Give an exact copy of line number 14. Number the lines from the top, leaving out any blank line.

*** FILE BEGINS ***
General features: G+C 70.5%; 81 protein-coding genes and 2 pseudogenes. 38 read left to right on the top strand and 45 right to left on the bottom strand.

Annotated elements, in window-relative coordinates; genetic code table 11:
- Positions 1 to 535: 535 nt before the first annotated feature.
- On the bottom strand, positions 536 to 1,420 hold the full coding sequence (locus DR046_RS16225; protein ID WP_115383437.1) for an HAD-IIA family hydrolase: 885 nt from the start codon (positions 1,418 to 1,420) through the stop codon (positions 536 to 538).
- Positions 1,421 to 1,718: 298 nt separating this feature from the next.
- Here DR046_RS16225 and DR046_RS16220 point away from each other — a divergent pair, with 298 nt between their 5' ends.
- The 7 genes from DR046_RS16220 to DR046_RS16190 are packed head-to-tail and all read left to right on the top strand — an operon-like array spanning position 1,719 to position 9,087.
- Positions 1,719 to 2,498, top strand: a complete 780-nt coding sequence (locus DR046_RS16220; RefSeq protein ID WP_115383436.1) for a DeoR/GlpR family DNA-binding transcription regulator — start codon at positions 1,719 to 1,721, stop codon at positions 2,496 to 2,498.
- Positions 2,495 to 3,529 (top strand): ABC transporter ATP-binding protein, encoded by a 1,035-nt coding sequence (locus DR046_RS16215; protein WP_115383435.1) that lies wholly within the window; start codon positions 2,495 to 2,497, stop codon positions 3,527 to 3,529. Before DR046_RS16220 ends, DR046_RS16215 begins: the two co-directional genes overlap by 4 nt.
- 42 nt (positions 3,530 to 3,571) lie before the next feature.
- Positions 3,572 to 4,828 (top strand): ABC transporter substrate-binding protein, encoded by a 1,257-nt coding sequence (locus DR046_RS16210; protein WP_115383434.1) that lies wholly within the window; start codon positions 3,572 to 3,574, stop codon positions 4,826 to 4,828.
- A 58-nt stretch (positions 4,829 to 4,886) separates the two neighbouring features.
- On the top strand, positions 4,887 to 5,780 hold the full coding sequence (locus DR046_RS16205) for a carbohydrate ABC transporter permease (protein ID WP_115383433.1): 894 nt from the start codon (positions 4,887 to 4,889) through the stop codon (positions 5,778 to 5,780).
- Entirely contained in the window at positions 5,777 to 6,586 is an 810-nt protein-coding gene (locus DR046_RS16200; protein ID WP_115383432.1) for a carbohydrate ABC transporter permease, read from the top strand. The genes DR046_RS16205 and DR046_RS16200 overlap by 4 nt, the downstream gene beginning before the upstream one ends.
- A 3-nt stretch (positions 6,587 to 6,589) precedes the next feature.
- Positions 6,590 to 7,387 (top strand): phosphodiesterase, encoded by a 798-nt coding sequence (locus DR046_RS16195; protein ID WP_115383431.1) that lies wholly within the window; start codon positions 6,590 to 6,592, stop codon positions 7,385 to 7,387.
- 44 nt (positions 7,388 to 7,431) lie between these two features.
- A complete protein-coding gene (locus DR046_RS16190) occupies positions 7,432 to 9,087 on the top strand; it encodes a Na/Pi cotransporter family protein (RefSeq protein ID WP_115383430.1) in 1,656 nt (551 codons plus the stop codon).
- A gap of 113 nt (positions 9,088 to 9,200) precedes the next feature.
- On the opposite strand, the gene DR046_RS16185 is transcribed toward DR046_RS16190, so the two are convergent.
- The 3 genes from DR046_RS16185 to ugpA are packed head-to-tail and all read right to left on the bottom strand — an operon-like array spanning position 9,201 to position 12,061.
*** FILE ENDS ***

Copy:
- Entirely contained in the window at positions 5,777 to 6,586 is an 810-nt protein-coding gene (locus DR046_RS16200; protein ID WP_115383432.1) for a carbohydrate ABC transporter permease, read from the top strand. The genes DR046_RS16205 and DR046_RS16200 overlap by 4 nt, the downstream gene beginning before the upstream one ends.